It’s quiet. The old housing estates loom silently under an overcast sky, their corridors devoid of movement and activity. The wind, channelled by the estates howled into my ears; unwelcoming and chilling.
Nestled in the central part of Singapore close to three upscale hotels is Jalan Minyak, one of the poorest neighbourhoods in Singapore with a violent criminal history.
In this old neighbourhood, the only sign of activity that’s most notable is a small coffee shop and an old shop beside it — its yellowed walls and furniture stand as a testament to its age.
Just by the entrance lay stacked paper houses that are an all-too-familiar sight during the Hungry Ghost Festival.
It is the home of Yew Chye Religious Goods Trading, a paper-making business where houses, dolls and cars are made for family members to honour their dead; another dying trade in Singapore.
As I walked to the entrance, Mr Lai, a young-looking 64-year-old boss, looked up at me as he sat on a stool working, and with a toothy grin, he warmly welcomed me with a question: “Are you here to photograph?”, after noticing the camera slung to the side of my shoulder.
Prior to entering the paper-making business, Mr Lai had worked a multitude of odd jobs, ranging from a painter, to a mechanic and even a repairman.
“But whichever job I went to I always got fired from it and I didn’t know why.” He chuckled happily as he moved about his workspace, stripping and bending bamboo and tying them up with paper strips.
One day, when Mr Lao was a young man in his 20s searching for a job, he came across a papermaker’s shop in the old Chinatown, and the boss of the shop was sitting on that same stool that he still has, while making two paper horses.
“So I said to him: boss, you come out ah I help you tie,” he said as he gestured to the stool. And just like that, he began his journey into the paper-making business.
“I have a very special luck!” he exclaimed heartily as he reflected on his beginnings.
But over time as he improved his skills of the craft, his old boss’ son grew up. “Then suddenly he kicked me out of the business,” Mr Lai said straightforwardly. His face was expressionless as he recalled that moment.
Nevertheless, Mr Lai’s ‘special luck’ struck again. While looking for another job, the people over at the old Bishan cemetery called Peck Shan Theng, was looking for someone, and so he went over to help them.
It was after 10 years working in this trade that Mr Lai decided to open his own shop at Chinatown in 1990, before moving to Jalan Minyak after six years.
The act of burning such gifts of money and materialistic items, most commonly seen during the time of the Hungry Ghost Festival, is a predominately Taoist and traditional Buddhist practice held annually from August to September.
“Back then I didn’t know I was going to do this. To me, it was just like getting a job,” Mr Lai recounted, “I have practically no knowledge of how to properly make certain stuff like houses, for example.”
He jokingly pointed to the paper houses at the corner, while at the same time making a bamboo skeleton for a paper effigy. “I just ask myself, if other people can do it why can’t I? So I just use my mind and imagine how I would do it.”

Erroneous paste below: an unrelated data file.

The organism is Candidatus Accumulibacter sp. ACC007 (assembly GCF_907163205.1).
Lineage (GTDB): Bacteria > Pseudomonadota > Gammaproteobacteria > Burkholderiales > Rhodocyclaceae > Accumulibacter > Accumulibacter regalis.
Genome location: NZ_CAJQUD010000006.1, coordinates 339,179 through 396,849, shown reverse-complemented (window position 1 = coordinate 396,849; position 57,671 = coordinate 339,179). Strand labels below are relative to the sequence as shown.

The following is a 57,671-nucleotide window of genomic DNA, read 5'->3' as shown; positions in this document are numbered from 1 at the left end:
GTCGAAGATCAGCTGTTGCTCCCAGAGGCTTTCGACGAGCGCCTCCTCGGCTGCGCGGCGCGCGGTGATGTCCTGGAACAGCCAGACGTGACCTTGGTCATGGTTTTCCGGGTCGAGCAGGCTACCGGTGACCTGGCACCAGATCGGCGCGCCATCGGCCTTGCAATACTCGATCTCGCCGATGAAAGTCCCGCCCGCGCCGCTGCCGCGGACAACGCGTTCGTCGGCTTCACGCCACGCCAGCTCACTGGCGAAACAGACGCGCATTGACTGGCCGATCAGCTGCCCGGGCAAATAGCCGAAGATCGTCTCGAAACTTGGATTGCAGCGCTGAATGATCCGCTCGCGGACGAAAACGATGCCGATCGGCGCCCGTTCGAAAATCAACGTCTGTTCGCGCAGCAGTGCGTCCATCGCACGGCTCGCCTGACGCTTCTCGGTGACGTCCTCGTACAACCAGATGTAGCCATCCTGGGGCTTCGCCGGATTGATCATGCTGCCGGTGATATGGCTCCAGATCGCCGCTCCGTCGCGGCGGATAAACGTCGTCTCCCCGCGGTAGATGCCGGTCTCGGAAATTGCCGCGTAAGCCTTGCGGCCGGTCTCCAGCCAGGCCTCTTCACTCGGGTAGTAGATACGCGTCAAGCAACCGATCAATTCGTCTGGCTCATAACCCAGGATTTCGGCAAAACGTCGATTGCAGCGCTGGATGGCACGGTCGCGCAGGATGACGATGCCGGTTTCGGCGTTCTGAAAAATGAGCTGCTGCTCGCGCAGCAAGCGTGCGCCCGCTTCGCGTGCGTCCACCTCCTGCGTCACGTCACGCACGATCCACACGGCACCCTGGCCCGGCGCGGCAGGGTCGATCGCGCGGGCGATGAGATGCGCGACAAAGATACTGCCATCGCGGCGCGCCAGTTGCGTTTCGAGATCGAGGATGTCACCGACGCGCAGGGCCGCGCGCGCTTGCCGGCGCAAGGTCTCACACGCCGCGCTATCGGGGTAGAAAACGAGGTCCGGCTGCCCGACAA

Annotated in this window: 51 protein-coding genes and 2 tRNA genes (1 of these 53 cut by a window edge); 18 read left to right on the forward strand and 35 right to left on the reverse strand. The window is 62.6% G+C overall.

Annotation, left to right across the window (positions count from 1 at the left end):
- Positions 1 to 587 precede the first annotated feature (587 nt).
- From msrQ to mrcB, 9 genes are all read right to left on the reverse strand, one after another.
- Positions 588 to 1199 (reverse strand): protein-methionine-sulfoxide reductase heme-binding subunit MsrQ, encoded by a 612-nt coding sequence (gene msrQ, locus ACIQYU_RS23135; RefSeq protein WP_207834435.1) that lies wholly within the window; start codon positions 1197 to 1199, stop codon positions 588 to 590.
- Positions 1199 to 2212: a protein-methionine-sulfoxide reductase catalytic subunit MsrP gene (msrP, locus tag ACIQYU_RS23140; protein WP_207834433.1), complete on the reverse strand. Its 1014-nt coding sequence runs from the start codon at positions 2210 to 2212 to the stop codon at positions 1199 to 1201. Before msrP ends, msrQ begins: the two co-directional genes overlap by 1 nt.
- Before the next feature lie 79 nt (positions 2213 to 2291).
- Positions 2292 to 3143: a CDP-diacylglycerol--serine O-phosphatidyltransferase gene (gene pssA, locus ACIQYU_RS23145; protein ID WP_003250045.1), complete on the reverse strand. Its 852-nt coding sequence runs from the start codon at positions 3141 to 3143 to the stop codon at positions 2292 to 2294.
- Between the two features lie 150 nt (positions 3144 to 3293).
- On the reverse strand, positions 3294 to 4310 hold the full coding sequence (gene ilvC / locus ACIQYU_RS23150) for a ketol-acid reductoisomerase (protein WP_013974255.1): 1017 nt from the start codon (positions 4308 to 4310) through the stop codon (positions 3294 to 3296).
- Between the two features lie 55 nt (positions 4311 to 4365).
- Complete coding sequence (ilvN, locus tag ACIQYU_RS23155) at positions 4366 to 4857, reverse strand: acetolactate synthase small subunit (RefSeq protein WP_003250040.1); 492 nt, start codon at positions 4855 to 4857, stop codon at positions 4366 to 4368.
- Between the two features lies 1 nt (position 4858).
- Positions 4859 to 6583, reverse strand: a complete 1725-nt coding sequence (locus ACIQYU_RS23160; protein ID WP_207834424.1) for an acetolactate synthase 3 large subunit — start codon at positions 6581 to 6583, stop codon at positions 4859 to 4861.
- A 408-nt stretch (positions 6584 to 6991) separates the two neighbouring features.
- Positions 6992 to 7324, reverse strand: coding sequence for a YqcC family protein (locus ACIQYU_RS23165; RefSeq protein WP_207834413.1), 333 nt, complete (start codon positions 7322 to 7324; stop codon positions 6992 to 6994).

Mr Lai didn’t think his business would actually succeed when he first started, “I wanted to show my old boss’ son that I can do without him. I also thought it would fail, but it didn’t!” he paused for a moment, eyes gazing towards the entrance as he reflected.
“But I didn’t know that the more I did it, the better I would get.”
To Mr Lai, when it comes to doing custom works, the ideas just come naturally. “It’s not like it takes a lot of time, it’s all on the spot one, I also don’t know how”, said Mr Lai.
As we began talking about his works from the past, he grew excited. “Come, I show you!”, he exclaimed happily, before digging out an old photo album from the depths of a messy shelf.
Like a proud father showing off his kids’ achievements, he said: “These are my works”.
“You see the fences, they are all individually cut and glued together one eh”, as he gestured proudly towards the picture.
But there is one piece of work that he will never forget, a paper effigy of a set of 13 golf clubs.“Back then when I was in my 30s, a man came to my shop carrying the golf clubs; I thought he was going upstairs but he came to me”.
“Ah Gor, I want this to be made can?”
“Can, I want S$400,” mentioned Mr Lai, as he grinned from ear to ear.
He exclaimed,“That customer got [a] shock [be]cause he got the set for S$399!”, he roared in hearty laughter. “But when I was done with it, he loved it a lot”, he added.
Much has changed over the years. Paper-making businesses similar to Mr Lai’s have been closing down all over the country.
“In the 90s I had eight assistants under me. But now they’re old and those who have passed away are gone, and now only me and my female assistant are left”, he mentioned.
“I’m still searching for an apprentice to take over me,” he paused momentarily, looking down at his paper craft.“But it is a very hard job, and the current generation does not seem interested”.
But Mr Lai remains hopeful about the future of the paper-making industry. “This trade wouldn’t disappear because there’ll always be people who have dreams or memories of their deceased family members wanting something and then they would get it for them.”
“So I’m going to do this all the way till I die or [until I find] an apprentice. Back then it was for money and survival, but now it’s more about helping other people to fulfil their dying wish”, Mr Lai smiled to himself.
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